Collaboration with the King Saud University

The aim of this work is to strengthen the research base in public health nutrition in the Kingdom of Saudi Arabia, and in particular to develop evidence based policy that will address key public health problems in the Kingdom. At present one PhD student is working on the policy environment a around childhood overweight; another project is looking at determinants of low rates of exclusive breastfeeding, including the attitudes of families and health professionals.

Academic unit(s)

Primary Care & Population Sciences Academic Units

Affiliate academic unit(s)

Population Health Sciences Research group

Research project(s)

Partnership for Improvement & Innovation in Dietary Assessment Technology (DIET@NET)

Postgraduate student supervision

Currently supervising 5 PhD students
Currently coordinating research dissertations in MSC in Public Health Nutrition

Faculty of Medicine

Various committees

University of Southampton

Member of Senate

National and International responsibilities

President, World Public Health Nutrition Association
Council Member, International Society for Development Origins of Health and Adult Diseases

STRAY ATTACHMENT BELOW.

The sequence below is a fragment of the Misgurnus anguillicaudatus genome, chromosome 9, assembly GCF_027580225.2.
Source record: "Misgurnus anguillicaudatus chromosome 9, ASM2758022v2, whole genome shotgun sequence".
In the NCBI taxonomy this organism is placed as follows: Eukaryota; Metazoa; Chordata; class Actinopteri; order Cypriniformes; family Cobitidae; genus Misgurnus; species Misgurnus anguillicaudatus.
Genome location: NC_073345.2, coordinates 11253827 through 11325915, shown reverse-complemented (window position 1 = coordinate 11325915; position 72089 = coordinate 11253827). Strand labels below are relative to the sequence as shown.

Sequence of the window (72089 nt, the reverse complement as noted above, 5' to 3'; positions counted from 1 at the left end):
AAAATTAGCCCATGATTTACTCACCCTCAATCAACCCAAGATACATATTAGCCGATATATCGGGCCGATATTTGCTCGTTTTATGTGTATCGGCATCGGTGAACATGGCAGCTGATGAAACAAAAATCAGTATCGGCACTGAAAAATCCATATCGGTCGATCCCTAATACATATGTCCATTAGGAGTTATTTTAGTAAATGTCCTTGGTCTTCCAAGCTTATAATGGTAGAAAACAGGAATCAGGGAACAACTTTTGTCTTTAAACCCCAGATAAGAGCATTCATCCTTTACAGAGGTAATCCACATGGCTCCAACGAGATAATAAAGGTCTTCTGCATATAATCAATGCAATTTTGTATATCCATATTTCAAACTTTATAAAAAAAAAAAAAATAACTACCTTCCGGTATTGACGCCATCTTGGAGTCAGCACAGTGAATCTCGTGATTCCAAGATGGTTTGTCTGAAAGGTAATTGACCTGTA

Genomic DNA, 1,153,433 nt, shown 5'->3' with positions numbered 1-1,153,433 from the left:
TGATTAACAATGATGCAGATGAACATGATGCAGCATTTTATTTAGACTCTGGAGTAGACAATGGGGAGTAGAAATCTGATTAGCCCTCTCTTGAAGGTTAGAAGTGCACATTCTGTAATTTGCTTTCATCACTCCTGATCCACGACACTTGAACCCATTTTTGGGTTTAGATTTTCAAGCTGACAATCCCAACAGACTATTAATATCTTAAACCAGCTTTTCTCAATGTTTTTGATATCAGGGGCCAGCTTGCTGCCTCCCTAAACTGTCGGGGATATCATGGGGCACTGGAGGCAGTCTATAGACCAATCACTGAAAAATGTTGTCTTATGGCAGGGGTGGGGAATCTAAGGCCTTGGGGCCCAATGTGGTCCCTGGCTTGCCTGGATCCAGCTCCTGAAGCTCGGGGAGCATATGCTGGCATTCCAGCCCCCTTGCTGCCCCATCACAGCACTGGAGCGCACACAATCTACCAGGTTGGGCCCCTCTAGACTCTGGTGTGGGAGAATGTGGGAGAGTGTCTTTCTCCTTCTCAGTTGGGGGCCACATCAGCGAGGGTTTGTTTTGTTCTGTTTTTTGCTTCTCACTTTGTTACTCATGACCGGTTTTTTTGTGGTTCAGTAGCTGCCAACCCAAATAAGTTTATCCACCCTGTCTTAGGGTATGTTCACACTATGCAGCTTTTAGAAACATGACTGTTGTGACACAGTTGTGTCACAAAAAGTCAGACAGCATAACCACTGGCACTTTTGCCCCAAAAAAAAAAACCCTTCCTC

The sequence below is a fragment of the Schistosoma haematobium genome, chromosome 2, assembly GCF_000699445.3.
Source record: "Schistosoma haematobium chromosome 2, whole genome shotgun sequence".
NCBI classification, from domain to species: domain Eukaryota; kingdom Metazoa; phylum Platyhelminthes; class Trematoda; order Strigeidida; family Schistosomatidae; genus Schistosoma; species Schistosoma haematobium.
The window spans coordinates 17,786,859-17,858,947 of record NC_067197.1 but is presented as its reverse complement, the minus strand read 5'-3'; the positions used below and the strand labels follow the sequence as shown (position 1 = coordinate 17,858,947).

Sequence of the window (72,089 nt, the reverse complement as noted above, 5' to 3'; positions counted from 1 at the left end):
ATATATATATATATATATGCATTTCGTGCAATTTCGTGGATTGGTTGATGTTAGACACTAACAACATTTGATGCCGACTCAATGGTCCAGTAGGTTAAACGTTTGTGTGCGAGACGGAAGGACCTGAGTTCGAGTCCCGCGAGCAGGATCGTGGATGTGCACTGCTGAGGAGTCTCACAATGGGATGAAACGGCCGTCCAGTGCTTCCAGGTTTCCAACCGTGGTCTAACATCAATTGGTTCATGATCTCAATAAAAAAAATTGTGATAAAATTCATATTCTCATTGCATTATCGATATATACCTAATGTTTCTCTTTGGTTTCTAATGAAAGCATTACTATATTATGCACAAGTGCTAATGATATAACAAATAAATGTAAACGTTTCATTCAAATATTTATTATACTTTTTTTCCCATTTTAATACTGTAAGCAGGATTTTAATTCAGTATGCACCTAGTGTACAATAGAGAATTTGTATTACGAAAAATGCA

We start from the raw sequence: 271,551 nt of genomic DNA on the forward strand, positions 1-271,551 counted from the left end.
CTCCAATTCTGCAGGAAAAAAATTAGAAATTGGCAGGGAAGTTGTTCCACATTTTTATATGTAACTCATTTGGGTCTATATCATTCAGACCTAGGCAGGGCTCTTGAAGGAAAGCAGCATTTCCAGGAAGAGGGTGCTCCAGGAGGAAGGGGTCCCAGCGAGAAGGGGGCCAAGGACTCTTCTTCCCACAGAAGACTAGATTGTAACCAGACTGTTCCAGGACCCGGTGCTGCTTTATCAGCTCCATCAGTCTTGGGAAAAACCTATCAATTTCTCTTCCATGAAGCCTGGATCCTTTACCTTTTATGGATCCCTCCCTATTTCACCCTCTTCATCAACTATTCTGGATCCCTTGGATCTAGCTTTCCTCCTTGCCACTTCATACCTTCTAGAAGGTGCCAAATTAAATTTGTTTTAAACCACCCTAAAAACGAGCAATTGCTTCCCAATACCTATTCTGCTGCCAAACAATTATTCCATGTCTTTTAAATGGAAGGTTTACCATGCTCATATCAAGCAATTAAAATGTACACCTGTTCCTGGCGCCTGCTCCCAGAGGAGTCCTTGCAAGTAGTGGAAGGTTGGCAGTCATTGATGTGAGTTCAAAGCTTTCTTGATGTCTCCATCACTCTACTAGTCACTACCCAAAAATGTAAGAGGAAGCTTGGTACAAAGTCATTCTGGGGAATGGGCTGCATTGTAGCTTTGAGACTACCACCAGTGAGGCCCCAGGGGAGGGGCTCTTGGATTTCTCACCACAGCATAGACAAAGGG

SHA Advisory Board
Fit4Life steering committee, Southampton PCT.
External advisor to an Australian government project aimed at strengthening capacity in the public health nutrition workforce

Articles

Letters/Editorials

Book

Book Chapter

Conferences

Report

    Elmadfa, I. (Ed.), Weichselbaum, E. (Ed.), Konig, J., de Winter, A-M. R., Trolle, E., Haapala, I., ... Margetts, B. (2005). European Nutrition and Health Report 2004. (Forum of Nutrition; Vol. 58). Karger.

Established and course director (1996-2008) MSc in Public Health Nutrition

Professor Barrie Margetts
Faculty of Medicine, University of Southampton, Building 85, Life Sciences Building, Highfield Campus, Southampton, SO171BJ

Room Number:SGH/AC23/MP801

Share this profile Facebook Google+ Twitter Weibo

We use cookies to ensure that we give you the best experience on our website. If you continue without changing your settings, we will assume that you are happy to receive cookies on the University of Southampton website.

×